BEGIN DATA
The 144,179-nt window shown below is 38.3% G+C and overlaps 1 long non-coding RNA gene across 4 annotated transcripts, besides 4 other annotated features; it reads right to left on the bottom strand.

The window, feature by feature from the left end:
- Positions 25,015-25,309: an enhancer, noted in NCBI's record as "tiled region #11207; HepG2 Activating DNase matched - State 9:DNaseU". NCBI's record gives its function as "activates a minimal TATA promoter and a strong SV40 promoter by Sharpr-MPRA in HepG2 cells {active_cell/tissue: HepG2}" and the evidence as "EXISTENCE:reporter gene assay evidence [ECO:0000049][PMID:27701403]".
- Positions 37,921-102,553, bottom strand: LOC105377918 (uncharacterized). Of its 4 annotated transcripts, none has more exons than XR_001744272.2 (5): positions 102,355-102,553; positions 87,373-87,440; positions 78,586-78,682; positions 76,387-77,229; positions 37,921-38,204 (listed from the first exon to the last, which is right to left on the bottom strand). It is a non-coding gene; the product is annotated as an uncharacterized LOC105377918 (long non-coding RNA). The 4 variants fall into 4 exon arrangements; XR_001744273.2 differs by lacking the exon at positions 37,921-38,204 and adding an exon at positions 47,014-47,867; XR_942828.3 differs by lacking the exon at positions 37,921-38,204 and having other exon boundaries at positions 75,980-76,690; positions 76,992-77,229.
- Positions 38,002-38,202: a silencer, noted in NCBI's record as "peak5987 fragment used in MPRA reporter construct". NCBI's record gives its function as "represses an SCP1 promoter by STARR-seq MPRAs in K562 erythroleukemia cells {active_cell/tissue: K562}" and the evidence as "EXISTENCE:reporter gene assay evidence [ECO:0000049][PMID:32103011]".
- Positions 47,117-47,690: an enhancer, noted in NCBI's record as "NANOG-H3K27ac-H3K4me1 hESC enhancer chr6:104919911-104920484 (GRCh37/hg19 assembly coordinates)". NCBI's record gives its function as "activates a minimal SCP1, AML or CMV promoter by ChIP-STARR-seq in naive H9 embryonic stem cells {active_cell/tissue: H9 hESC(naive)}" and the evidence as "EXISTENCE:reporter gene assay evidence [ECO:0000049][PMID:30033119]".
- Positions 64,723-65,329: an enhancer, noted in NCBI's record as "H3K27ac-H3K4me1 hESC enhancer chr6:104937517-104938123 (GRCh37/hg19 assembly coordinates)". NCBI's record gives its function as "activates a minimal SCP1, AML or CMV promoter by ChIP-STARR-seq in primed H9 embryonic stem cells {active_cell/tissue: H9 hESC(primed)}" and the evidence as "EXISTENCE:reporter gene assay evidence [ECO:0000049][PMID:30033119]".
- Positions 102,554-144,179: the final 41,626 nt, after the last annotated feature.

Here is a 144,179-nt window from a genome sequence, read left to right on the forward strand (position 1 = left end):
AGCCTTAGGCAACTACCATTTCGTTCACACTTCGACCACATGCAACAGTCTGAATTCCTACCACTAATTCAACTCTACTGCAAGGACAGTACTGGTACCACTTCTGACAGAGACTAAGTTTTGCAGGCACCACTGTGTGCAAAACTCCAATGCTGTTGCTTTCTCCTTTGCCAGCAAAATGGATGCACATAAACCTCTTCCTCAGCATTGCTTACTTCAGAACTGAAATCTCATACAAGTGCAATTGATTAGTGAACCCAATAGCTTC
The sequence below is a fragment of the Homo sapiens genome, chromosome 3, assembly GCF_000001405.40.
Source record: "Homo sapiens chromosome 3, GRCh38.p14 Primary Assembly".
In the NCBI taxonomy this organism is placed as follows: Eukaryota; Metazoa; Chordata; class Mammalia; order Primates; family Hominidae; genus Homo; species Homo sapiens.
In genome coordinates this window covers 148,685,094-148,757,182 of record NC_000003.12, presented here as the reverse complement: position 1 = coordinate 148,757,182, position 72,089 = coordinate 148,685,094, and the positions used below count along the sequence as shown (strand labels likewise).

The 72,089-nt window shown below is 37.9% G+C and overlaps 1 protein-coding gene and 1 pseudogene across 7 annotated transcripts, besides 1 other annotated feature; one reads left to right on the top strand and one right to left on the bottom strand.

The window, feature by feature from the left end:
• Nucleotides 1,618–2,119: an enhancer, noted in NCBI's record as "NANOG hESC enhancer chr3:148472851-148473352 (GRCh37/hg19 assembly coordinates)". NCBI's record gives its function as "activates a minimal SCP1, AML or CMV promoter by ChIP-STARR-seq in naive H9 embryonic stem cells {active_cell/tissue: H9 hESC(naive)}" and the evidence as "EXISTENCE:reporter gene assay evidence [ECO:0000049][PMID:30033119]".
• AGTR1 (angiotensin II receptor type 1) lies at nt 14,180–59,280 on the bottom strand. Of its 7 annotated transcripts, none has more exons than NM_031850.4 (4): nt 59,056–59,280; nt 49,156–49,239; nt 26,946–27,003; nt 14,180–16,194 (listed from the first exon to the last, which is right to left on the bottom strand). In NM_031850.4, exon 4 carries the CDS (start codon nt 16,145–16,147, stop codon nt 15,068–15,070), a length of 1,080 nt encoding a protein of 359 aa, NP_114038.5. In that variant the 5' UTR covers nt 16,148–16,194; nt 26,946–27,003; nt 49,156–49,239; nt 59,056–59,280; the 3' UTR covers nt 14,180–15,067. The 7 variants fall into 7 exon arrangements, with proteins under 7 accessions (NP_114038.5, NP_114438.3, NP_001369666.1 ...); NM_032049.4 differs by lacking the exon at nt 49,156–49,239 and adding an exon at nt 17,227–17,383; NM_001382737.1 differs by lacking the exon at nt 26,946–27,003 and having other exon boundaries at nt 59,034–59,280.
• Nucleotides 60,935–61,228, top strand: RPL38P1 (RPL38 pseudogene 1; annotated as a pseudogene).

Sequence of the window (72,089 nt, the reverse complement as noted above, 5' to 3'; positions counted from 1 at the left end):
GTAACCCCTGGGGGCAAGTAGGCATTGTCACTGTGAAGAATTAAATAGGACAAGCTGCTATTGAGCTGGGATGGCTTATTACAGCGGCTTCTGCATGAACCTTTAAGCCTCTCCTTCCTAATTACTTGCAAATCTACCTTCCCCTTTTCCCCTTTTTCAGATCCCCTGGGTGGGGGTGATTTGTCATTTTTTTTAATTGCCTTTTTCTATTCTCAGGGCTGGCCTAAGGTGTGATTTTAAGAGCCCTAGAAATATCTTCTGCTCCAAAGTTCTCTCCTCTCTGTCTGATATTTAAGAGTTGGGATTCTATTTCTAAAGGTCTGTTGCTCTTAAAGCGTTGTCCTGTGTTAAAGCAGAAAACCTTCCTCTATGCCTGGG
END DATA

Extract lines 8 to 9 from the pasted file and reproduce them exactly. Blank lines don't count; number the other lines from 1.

- Positions 102,554-144,179: the final 41,626 nt, after the last annotated feature.

Here is a 144,179-nt window from a genome sequence, read left to right on the forward strand (position 1 = left end):